We all know just how beneficial fertiliser from cow pats are to growing crops. But did you know that it can also be used to build? Students at the Prasetiya Mulya Business School in Indonesia have created the EcoFaeBrick – a brick that they say is 20 per cent stronger and lighter than clay bricks. The idea is that, since cow pats are not-quarried it could cut down on environmental destruction created by quarrying.
Who knew that things that go “vroom, vroom” could come from stuff that goes “plop”. Case in point: the Volkswagon-made Bio-Bug car that could drive 10,000 miles a year with a fuel-efficiency of 8.5km per cubic meters of bio-gas. That bio-gas actually comes from solid waste produced by about 70 homes. Though the Bio-Bug can also run on traditional gasoline, the bio-gas from waste actually runs more cleanly with comparable performance.
Most people haven’t heard of the Janicki Omniprocessor, but it will one day help deliver clean drinking water to poor countries where it is difficult to come by. That’s because the Janicki Omniprocessor, developed by the Gates Foundation, uses sewer sludge (with human waste in it) to make clean water. It boils out the water, separating it from the solids. That by-product is then heated to make steam to drive a generator that makes electricity as well. Plans are currently in place to set up the Janicki Omniprocessor in a community outside Dakar, Senegal later this year.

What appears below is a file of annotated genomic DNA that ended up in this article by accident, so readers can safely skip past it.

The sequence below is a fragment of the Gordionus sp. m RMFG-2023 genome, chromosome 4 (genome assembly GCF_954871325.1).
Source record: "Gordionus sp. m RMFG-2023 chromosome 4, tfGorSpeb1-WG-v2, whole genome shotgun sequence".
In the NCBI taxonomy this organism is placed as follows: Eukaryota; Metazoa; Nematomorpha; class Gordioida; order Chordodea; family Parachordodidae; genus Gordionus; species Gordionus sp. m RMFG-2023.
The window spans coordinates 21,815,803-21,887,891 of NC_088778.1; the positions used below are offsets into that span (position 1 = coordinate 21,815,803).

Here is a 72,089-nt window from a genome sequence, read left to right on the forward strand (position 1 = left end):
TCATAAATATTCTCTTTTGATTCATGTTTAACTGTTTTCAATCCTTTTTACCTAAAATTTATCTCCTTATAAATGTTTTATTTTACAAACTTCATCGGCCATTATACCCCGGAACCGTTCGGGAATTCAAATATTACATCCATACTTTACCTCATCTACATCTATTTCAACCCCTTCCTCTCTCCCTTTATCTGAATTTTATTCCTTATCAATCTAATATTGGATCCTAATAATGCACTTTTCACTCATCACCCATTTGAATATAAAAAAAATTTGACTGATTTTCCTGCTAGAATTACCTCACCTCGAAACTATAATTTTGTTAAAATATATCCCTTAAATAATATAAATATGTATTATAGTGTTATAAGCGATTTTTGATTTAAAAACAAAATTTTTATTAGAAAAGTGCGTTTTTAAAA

Dubbed the “poo bus” by local press, the 40-seat “Bio-Bus” that made it’s way around Britain last year ran on biomethane gas that came from both treated sewage and food waste. In fact, the bus is still running as it currently goes between Bath and Bristol airports and can travel up to 300km on just one tank of bio-gas. “Gas-powered vehicles have an important role to play in improving air quality in UK cities, but the Bio-Bus goes further than that and is actually powered by people living in the local area,” said Mohammaed Saddiq of GENeco, the company behind the “Bio-Bus”.